Do you fantasize about having an “Antiques Roadshow” moment, the one where an appraiser tells you that the rare children’s book you found in your attic is worth $100,000? If you have a first edition copy of “The Wizard of Oz” or “The Adventures of Tom Sawyer,” that dream could become a reality . A first edition “The Velveteen Rabbit” can fetch upwards of $15,000, and there are a slew of old children’s picture books that are worth $1,000 or more . But, short of being selected for “Antiques Roadshow,” how can you find out if your old children’s books are worth getting excited about?
To start, you should know that “old” does not automatically equal “valuable.” Also, when it comes to old books, “rare” and “scarce” mean different things. “Rare” means encountered only once — if ever — over a period of years, and that the book is desirable; “scarce” means encountered just a few times over a period of years, but more than once. “Uncommon” is another term used for books seen slightly more often than just a few times within a period of years.
Some books may also be described as rare or scarce in terms of the jacket, a particular binding or printing, or rare or scarce in terms of the condition they are in. The internet is a valuable resource for finding out more about your books; research the following using the power of the web:
ISBN Number Searches
Look for your book’s ISBN number, or International Standard Book Number — it’s a 10-digit number usually found on the copyright page or near the book’s bar code. Start doing searches on the internet referencing the ISBN number as well as the title and author to get a sense of your book’s current value. Try adding search terms to your queries like “for sale” and “sold” to find out what the book might be fetching on the market.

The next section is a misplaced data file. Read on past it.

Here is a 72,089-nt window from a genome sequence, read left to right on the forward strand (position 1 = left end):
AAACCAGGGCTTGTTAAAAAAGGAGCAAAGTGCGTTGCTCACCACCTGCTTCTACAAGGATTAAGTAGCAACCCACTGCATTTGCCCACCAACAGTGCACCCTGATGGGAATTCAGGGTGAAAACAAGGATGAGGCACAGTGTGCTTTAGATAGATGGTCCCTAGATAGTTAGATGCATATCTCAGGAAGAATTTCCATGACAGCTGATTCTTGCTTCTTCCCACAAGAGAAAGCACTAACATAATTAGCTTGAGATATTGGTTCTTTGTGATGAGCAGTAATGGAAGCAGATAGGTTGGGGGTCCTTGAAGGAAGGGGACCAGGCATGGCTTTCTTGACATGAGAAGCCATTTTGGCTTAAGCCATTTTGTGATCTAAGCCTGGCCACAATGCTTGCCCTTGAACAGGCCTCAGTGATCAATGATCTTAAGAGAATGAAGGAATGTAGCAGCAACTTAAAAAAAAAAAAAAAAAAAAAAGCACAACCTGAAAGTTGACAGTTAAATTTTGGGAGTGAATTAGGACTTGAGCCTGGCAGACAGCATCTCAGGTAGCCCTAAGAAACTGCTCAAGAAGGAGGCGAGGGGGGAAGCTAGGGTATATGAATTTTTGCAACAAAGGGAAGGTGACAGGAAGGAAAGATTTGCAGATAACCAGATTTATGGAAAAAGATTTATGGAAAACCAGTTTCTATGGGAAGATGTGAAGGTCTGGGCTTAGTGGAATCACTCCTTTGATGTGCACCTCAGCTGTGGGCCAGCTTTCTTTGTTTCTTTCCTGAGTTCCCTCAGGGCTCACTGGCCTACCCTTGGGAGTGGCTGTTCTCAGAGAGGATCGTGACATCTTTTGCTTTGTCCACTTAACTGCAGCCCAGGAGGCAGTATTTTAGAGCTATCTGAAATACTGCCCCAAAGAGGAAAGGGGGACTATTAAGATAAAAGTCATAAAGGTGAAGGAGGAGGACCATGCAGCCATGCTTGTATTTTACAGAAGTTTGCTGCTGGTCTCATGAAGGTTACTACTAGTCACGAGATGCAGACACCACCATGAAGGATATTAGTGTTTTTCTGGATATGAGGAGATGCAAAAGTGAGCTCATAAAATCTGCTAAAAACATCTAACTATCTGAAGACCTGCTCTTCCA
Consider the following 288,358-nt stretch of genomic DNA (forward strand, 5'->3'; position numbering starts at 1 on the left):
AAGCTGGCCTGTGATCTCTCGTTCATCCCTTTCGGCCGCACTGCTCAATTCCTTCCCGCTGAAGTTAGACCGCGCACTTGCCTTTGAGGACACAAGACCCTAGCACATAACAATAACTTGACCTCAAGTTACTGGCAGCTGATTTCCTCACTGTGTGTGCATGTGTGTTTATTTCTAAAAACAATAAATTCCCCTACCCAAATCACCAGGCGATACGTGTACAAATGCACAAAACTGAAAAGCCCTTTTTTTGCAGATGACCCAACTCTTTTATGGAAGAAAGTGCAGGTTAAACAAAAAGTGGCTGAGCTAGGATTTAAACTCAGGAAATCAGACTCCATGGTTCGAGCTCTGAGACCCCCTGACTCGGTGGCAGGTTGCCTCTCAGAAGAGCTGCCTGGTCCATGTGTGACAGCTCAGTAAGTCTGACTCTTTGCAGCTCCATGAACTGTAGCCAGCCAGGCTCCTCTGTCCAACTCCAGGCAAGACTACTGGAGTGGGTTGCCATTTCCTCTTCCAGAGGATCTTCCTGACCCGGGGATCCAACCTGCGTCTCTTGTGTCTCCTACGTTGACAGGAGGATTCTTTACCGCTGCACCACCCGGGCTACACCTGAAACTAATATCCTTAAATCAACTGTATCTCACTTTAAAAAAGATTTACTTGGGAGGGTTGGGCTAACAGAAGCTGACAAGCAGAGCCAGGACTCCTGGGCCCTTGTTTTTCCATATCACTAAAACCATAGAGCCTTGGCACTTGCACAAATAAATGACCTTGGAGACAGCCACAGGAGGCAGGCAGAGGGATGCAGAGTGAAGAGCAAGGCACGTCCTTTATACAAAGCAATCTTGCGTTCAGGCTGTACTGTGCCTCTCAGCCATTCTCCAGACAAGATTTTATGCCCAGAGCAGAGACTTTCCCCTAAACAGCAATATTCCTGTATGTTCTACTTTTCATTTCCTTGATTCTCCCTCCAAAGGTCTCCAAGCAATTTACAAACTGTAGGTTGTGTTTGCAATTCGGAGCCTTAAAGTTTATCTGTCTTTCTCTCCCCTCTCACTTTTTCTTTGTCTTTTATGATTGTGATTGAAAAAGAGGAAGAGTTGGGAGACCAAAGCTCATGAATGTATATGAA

Make a note of the dates that “sold” auctions were completed and be sure to compare the same editions and conditions. When considering asking prices for current listings, remember that they are not a guarantee that the book will sell for that amount; however, you’ll start to get a feel for the price range as well as how many copies might be available. You can zero in on your book’s current value by learning the general price range online and finding the median price within that range.
Finding out that your rare book is a first edition can bode very well for collectors, but not always. Identifying first editions can be tricky; some general guidelines include looking for terms on the copyright page like “First Printing,” “First Edition,” “First Published,” “Published” or “First Impression.” You might also find a number line like s 9 8 7 6 5 4 3 2 1; the “1” is key in denoting First Edition and it will be removed for subsequent editions. The date on the title page should be the same as the one on the copyright page. In some cases, there may be no designation for first printing; however, later printings would be noted as such on the copyright page.
A pocket guide like the one offered by Bill McBride (“Pocket Guide to the Identification of First Editions“) lists more than 3700 publishers from 1850 to present-day and the means in which they identify the first edition printing of their books.
If you find out your books aren’t worth much, don’t despair. Try and think creatively — do you have several books that could be sold as a lot? Possible grouping ideas could be by author, genre or series. You might also consider swapping your books at a book exchange for more appealing or potentially valuable titles.